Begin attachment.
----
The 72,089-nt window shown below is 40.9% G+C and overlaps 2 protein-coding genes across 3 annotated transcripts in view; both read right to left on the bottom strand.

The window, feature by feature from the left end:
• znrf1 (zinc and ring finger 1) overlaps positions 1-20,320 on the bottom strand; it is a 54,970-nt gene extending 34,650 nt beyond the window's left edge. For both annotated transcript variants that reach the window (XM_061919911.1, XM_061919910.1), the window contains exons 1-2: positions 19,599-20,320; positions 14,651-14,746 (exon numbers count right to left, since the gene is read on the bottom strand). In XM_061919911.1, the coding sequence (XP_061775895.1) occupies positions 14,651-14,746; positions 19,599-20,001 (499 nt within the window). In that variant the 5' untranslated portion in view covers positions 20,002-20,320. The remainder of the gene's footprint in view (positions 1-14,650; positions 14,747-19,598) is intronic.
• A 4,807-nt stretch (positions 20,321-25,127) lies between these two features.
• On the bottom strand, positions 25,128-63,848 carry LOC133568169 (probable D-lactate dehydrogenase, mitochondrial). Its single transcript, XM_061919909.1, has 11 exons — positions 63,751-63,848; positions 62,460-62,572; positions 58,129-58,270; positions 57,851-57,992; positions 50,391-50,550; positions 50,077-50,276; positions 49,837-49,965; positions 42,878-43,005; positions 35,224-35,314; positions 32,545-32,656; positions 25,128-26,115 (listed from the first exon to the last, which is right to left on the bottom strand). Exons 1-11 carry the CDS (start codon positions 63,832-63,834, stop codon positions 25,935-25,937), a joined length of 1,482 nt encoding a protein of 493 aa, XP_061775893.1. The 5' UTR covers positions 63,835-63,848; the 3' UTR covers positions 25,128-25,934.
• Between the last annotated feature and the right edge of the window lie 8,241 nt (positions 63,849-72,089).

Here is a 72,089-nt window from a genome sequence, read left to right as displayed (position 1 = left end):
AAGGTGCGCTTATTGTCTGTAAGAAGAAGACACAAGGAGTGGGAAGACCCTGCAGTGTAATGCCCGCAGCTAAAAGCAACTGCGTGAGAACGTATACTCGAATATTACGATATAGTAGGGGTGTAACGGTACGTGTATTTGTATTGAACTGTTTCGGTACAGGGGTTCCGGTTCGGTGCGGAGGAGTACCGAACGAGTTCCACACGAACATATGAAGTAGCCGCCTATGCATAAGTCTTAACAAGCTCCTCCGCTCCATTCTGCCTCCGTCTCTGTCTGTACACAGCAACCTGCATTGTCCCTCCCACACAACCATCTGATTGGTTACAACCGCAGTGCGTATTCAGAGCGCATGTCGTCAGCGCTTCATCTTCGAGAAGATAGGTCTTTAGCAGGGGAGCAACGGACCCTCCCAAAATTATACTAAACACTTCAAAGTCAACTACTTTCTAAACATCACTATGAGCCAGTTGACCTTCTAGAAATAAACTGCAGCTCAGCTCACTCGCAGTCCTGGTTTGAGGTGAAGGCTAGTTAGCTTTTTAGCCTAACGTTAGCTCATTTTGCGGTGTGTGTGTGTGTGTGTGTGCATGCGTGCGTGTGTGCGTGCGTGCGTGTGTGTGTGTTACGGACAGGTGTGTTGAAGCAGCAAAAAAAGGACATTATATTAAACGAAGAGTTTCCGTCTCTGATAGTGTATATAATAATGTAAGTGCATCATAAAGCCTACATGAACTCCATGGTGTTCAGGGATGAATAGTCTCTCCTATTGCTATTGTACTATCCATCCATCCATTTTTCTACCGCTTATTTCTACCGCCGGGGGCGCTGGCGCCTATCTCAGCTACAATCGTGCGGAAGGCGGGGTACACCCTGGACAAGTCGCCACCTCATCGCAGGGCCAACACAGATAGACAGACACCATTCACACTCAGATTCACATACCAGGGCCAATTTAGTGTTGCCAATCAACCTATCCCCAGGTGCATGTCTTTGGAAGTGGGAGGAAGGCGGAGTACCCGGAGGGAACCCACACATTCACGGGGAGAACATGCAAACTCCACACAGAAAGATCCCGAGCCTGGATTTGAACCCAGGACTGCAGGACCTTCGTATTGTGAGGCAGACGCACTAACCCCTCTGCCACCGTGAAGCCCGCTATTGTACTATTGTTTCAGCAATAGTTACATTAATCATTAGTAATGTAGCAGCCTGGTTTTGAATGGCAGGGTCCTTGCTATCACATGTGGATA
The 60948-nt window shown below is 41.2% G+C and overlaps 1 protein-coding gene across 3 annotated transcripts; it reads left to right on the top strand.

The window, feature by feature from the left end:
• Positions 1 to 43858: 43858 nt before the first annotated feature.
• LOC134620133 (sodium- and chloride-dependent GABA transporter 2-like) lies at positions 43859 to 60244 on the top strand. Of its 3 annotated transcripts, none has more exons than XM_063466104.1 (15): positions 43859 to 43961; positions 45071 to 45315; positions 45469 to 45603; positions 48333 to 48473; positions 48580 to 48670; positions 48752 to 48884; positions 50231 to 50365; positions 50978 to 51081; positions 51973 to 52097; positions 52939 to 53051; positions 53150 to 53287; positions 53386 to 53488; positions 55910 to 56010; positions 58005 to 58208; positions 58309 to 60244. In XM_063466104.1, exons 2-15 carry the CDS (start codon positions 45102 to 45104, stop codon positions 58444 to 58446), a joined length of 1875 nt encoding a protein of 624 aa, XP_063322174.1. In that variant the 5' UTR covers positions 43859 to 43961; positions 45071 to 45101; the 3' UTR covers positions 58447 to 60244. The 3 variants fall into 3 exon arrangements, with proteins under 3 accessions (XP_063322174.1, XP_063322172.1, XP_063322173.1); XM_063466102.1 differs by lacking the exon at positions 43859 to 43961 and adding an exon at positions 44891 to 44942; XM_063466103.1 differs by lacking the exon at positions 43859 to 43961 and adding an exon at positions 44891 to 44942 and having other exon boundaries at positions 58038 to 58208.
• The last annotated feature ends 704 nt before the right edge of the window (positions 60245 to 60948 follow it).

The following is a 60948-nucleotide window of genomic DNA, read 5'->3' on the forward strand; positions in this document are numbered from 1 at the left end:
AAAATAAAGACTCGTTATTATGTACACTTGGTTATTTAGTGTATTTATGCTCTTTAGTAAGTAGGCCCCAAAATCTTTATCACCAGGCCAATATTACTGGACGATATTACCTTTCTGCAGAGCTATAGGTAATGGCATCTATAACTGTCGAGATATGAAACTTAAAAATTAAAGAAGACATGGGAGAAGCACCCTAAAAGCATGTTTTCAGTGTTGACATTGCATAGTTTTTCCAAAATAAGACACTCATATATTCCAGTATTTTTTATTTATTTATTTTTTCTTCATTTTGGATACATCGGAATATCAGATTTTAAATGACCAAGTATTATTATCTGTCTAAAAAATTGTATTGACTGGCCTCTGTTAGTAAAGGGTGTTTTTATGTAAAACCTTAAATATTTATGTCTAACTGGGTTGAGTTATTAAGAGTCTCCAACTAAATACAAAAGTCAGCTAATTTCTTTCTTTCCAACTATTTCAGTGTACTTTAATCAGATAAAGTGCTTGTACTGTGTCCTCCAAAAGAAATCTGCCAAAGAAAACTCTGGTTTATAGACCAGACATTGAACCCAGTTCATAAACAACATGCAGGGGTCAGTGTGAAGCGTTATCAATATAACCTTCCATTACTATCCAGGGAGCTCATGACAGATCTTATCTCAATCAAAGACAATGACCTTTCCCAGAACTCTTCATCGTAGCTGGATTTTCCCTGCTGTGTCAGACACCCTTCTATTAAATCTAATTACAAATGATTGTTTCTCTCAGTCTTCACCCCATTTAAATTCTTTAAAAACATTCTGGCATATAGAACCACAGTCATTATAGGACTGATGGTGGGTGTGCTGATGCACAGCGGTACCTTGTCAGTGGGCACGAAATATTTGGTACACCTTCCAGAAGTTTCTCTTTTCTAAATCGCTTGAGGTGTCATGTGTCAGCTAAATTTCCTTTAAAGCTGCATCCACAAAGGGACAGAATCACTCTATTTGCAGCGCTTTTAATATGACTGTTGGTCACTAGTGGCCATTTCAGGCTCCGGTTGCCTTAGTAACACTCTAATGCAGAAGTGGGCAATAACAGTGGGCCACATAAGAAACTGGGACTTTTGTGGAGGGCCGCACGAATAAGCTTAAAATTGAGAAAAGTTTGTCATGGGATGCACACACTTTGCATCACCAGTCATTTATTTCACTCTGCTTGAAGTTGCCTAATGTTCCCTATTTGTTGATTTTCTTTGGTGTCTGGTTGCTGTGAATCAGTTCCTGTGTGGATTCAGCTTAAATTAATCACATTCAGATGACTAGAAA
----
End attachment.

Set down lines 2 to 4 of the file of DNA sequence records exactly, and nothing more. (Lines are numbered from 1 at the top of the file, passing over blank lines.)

The window, feature by feature from the left end:
• znrf1 (zinc and ring finger 1) overlaps positions 1-20,320 on the bottom strand; it is a 54,970-nt gene extending 34,650 nt beyond the window's left edge. For both annotated transcript variants that reach the window (XM_061919911.1, XM_061919910.1), the window contains exons 1-2: positions 19,599-20,320; positions 14,651-14,746 (exon numbers count right to left, since the gene is read on the bottom strand). In XM_061919911.1, the coding sequence (XP_061775895.1) occupies positions 14,651-14,746; positions 19,599-20,001 (499 nt within the window). In that variant the 5' untranslated portion in view covers positions 20,002-20,320. The remainder of the gene's footprint in view (positions 1-14,650; positions 14,747-19,598) is intronic.
• A 4,807-nt stretch (positions 20,321-25,127) lies between these two features.